I don’t know about you, but the minute I make a New Year’s Resolution, it’s guaranteed I’ll be breaking it in two days. Yep, January 3rd. Turns out, 48 hours is the longest I’ve gone without my cravings for See’s Candy or potato chips or DATELINE NBC defeating me.
The reason my resolutions don’t work is because they usually involve me banning something I love. “I won’t watch crappy crime shows on TV!” Or, “No donuts will pass my lips.” I’m basically setting myself up to fail because these goals are, for me, IMPOSSIBLE. However, when I say to myself, “Just for today, I am going to eat that healthy turkey sandwich.” or, “Right now, I’m going to watch 30 minutes of the Ken Burns Roosevelt Documentary,” suddenly, I’m making progress.
The key is to set goals that are actionable, immediate and in the moment.
So, how can you apply this to your writing?
Instead of saying, “In 2015 I am going to finish my novel and become a published author!”, what if you committed to taking ONE action step each day toward that goal? On days when you’re full of vim and vigor, it could be “Write ten pages!” On a morning when you feel like a beached whale, it could be, “Read some research material.” A big day might be reaching out and making a call to an agent you met at a party. On a slug day, it might be simply drafting an email to that agent.
What if you completely engaged with the small daily task at hand and gave it your complete passionate attention and commitment? What if you (hello Buddhism) pursued your writing “in the present?”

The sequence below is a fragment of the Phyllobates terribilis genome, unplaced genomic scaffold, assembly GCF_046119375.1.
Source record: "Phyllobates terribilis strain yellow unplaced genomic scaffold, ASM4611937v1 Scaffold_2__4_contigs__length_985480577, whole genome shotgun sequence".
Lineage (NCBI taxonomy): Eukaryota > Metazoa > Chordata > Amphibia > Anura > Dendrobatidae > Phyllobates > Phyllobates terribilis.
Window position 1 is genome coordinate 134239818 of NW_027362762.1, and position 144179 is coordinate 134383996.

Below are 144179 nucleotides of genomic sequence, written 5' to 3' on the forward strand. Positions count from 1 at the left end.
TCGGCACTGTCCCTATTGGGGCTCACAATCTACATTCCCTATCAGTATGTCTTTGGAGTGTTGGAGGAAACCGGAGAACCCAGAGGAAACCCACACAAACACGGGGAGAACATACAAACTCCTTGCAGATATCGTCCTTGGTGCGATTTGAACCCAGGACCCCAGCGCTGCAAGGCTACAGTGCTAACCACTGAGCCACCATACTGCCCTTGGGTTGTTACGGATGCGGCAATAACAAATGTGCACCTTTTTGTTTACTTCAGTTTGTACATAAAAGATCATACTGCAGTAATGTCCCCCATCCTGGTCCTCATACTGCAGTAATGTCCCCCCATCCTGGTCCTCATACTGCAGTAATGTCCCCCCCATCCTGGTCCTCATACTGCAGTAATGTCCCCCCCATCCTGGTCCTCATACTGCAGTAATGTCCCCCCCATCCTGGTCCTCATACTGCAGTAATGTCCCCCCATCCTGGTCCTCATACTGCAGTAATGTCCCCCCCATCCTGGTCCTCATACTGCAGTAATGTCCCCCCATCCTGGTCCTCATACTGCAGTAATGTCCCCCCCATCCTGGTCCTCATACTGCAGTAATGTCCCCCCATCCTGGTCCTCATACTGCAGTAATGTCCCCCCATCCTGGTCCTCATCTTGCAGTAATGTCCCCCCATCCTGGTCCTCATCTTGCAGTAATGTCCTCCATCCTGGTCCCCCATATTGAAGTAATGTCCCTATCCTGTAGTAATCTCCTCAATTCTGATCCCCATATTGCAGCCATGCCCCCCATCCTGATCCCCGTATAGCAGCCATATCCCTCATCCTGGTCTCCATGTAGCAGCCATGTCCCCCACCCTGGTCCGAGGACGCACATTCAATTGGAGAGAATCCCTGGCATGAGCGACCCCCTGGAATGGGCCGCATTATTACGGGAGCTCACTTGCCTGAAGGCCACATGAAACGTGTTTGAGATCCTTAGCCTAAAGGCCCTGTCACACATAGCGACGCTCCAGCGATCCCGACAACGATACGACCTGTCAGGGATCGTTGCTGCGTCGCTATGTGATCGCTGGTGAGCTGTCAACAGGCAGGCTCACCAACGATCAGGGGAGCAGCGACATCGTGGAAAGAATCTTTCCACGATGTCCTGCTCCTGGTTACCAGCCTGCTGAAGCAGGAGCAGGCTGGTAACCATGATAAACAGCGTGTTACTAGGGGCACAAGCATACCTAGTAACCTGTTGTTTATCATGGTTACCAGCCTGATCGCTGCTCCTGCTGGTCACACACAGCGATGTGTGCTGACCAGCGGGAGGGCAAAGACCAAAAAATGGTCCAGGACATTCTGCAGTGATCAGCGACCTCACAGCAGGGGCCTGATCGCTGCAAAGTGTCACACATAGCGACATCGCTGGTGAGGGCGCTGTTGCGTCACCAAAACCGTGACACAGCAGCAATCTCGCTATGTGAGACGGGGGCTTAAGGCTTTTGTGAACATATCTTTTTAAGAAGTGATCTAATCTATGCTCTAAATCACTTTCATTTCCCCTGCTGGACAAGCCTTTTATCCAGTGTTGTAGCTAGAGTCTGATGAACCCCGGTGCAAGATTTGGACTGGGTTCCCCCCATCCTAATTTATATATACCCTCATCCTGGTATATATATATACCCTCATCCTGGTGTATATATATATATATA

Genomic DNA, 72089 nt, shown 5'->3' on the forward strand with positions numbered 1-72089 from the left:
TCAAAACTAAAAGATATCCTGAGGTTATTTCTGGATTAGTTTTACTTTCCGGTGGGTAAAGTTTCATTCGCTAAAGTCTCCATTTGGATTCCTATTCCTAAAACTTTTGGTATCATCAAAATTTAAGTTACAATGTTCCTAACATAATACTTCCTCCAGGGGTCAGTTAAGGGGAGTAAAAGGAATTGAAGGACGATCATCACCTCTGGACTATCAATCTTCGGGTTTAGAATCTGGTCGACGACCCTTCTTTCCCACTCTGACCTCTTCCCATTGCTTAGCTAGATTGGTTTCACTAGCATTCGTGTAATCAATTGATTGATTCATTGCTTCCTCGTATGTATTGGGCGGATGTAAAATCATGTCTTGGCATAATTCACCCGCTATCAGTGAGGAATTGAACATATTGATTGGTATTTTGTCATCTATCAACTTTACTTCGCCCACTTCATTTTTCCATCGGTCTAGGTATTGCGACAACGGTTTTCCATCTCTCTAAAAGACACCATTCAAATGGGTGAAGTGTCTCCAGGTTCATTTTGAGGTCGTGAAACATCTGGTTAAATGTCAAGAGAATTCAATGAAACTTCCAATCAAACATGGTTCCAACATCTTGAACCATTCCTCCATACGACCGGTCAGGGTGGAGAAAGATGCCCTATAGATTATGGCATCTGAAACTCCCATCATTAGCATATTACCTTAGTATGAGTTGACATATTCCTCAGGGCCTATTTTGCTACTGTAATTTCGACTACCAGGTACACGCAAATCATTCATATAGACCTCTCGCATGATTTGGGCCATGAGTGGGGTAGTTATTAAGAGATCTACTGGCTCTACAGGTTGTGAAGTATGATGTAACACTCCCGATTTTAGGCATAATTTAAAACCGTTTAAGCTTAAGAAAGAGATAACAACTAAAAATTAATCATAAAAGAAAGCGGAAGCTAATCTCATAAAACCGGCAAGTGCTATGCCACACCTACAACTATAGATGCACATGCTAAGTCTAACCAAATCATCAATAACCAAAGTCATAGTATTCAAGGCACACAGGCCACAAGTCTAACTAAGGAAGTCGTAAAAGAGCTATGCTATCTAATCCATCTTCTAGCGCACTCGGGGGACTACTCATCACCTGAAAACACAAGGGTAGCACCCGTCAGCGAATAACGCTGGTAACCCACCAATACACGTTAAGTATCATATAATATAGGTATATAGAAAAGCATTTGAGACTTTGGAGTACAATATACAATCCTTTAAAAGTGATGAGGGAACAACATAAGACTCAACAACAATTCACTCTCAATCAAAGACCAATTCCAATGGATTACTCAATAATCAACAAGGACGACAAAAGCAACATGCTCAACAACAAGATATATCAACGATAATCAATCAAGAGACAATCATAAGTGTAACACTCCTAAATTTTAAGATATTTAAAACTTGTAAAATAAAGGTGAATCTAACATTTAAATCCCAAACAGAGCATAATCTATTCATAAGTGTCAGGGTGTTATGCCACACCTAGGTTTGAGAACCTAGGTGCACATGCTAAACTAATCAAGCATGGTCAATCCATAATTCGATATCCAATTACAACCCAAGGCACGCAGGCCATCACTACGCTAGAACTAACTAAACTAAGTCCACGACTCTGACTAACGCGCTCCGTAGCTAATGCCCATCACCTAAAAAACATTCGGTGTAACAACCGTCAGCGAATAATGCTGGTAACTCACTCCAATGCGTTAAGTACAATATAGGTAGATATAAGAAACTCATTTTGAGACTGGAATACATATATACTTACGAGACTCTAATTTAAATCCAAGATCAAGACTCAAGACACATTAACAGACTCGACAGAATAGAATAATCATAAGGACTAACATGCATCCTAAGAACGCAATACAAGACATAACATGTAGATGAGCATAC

Instead of focusing on where you aren’t, focus on where you are. Each day, commit to one goal. “Today, I’m going to write that scene at the morgue” or “Today, I’m going to look at that character who doesn’t make sense and brainstorm a great backstory.”
Ideally, if you’re in the first draft phase, you’ll be writing every day. If you’re rewriting, you’ll either be reading, making notes, or revising pages. But if you wake up, and you feel absolutely drained and uninspired, shake it up. Could you bail on the scene you’ve been slaving over that sucks, and jump forward and write the scene that excites you? Could you read a screenplay that will inspire you to improve your story? If you’ve hit a section of your outline that’s not working, could you set a timer for 10 minutes and re-outline that section as fast as you can (without thinking too much?)
Take action! Yeah, the hare is all sexy in his New Year’s Hat, darting ahead of everyone like the showboat he is, but he always gets distracted or depressed and ends up with his face in a bowl of Pringles. Be the tortoise. Fully engage in the small steps. Make your tiny moves, day by day, and watch yourself cross the finish line with ease.
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